If you compare this to a limited company, currently paying 19% corporation tax, rising to 25% in April (dependent on the level of profitability), the attractions of an LLP become more evident. Historically, many limited company directors have paid themselves a low salary to mitigate national insurance contributions while maintaining their entitlement to a state pension. This would be topped up with dividend payments and has proven to be tax-efficient in the past. However, things are changing!

From April 2022, national insurance contributions will increase by 1.25 percentage points, meaning an increase in payments for employees, employers and the self-employed. The current 7.5% dividend tax rate will also increase by 1.25 percentage points to mitigate the tax benefits of dividend payments. The combined increase in corporation tax and dividend tax (the first £2000 of dividends are tax-free) has prompted many people to look for alternatives to limited company status.


In a similar fashion to limited companies, the personal liability of each LLP member is limited to their particular investment/exposure to the LLP. However, unlike limited companies, it is also possible for each member to protect themselves from the impact of misconduct by another LLP member. This is one of the reasons why LLPs are popular amongst accountancy firms and solicitors. If you are seeking protection from the actions of other members, it is vital to take advice as this is a complex subject.


While there are several similarities between LLPs and limited companies, LLPs are more flexible when it comes to the structure of a business. Even though both entities are managed by Acts of Parliament, the Companies Act 2006 is much more rigid. An LLP members agreement is a relatively flexible tool used to determine the share of profits, remuneration and different roles within the LLP. While all annual profits must be paid out in full, there is nothing stopping:-

  • Individual/corporate members reinvesting their net profits back into the LLP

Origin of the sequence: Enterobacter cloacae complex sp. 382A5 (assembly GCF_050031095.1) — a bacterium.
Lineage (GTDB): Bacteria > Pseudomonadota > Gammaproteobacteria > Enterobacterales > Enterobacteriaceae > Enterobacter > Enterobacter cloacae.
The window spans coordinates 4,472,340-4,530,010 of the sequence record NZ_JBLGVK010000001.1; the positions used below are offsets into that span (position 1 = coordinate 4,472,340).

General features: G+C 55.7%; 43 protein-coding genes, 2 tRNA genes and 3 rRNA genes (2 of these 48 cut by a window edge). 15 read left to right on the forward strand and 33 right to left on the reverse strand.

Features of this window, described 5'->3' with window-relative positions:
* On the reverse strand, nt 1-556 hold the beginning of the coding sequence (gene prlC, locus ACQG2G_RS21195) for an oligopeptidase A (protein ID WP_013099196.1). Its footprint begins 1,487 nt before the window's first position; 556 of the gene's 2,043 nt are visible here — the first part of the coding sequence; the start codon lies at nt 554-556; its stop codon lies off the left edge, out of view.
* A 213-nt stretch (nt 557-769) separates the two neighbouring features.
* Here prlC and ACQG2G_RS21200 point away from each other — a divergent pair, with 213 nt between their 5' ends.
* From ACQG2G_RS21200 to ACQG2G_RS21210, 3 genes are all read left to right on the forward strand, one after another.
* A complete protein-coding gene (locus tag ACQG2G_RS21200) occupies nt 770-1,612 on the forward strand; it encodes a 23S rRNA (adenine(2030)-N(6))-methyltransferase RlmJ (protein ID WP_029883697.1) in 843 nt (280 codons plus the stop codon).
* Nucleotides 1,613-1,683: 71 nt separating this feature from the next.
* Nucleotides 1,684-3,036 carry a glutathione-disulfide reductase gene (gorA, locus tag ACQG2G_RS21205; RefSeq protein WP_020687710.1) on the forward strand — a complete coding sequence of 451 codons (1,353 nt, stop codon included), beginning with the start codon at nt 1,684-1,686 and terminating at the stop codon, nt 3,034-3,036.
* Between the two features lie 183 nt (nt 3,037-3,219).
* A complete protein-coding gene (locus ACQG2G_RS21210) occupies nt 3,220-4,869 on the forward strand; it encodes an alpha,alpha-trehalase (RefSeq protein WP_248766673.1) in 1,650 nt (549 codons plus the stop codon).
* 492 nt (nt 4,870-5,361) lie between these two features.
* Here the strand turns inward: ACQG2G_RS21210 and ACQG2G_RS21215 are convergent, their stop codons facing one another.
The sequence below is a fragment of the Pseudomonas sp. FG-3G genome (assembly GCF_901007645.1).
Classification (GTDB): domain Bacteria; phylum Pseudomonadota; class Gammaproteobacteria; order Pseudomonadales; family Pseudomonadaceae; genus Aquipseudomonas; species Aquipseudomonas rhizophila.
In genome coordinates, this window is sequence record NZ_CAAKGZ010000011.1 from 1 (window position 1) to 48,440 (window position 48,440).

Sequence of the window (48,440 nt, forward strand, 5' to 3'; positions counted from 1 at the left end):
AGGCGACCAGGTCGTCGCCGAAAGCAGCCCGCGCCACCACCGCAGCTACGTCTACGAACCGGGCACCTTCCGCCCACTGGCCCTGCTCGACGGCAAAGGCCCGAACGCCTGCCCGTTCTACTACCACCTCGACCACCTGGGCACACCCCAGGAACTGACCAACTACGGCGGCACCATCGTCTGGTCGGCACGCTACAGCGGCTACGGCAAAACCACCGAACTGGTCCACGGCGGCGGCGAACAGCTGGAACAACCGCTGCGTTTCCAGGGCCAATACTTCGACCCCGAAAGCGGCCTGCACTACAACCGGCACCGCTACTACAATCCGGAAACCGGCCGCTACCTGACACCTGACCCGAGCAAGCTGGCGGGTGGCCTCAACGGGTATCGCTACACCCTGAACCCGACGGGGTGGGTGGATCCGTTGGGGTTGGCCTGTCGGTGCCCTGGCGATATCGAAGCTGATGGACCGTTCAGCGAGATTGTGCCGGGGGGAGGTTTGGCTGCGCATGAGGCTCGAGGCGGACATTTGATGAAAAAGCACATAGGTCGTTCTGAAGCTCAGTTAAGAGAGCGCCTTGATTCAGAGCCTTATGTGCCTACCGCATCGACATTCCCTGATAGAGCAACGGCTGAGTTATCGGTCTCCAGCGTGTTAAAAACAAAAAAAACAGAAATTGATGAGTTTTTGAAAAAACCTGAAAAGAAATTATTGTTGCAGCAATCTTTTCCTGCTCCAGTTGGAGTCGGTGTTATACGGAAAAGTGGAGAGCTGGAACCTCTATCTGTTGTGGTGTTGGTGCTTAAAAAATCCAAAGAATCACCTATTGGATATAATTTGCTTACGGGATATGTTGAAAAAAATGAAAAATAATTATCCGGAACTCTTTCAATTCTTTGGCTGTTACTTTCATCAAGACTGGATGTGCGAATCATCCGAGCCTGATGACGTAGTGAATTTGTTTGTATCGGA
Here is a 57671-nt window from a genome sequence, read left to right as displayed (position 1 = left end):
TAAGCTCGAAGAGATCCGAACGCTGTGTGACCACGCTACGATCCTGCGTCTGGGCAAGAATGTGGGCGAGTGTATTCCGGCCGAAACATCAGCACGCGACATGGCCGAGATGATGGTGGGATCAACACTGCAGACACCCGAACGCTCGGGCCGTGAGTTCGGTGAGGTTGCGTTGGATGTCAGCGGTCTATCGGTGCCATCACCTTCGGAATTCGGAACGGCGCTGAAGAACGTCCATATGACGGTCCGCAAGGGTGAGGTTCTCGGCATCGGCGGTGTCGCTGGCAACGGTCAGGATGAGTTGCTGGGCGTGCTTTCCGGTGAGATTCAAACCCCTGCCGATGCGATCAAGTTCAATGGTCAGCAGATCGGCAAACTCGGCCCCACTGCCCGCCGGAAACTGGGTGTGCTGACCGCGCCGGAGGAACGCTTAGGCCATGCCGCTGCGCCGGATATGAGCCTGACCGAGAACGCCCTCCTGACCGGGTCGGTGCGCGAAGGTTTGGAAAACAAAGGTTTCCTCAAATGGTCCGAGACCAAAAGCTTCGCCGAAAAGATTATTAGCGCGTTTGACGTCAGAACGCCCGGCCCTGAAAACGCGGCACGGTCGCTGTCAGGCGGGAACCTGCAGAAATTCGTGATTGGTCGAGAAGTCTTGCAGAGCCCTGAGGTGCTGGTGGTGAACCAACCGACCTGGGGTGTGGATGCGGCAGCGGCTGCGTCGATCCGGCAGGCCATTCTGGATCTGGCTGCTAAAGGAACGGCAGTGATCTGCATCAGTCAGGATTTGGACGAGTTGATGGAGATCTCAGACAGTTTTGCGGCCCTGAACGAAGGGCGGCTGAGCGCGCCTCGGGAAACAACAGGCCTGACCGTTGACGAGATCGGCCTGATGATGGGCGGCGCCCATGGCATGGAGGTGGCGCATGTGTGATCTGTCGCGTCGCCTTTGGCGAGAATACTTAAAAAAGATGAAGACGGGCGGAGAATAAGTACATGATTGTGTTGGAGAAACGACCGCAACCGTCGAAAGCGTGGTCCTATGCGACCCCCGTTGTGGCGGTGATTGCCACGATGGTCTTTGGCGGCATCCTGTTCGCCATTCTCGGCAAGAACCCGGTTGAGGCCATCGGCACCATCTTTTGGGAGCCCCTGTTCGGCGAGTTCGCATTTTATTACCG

• Members retaining their share of profits on deposit/within a company structure, outside of the LLP

It is impossible to cover all of the potential flexibilities associated with LLP member agreements; therefore, it is crucial to take advice.


There are several issues to consider with regards to privacy and LLPs. While all LLPs must register at Companies House and provide annual accounts, private member’s agreements are not filed at Companies House and not public property. So, while the ultimate profit for each LLP will be public knowledge, as will the list of People with Significant Control, details of the member’s agreement will remain private. Similar to limited companies, the LLP’s registered office will also be public knowledge; therefore, it is essential not to use a private/recognised address for those wishing to maintain a degree of anonymity.

Joint ventures and stand-alone entities

Many individuals and limited companies use LLPs to separate joint ventures and stand-alone entities from their primary operations. While each member’s share of profits will still be drawn into their personal tax/company tax calculations, this offers a useful option when structuring operations. It can also help to simplify the sale process compared to the paperwork and potential cost of selling part of a limited company.


Since the introduction of LLPs back in 2001, this type of hybrid structure has proven popular with many businesses, including doctors, solicitors, architects and other sectors where “partnerships” are the preferred ownership structure. Due to recent tax increases, it may be sensible to consider switching from a limited company to self-employment, partnership or an LLP, depending on your situation. However, it is crucial to take professional advice due to the often complex nature of taxation and individual status.


Chris Wilkins FCCA is a Chartered Certified Accountant, Registered Auditor and the managing partner of Wilkins Southworth based in Barnes, South West London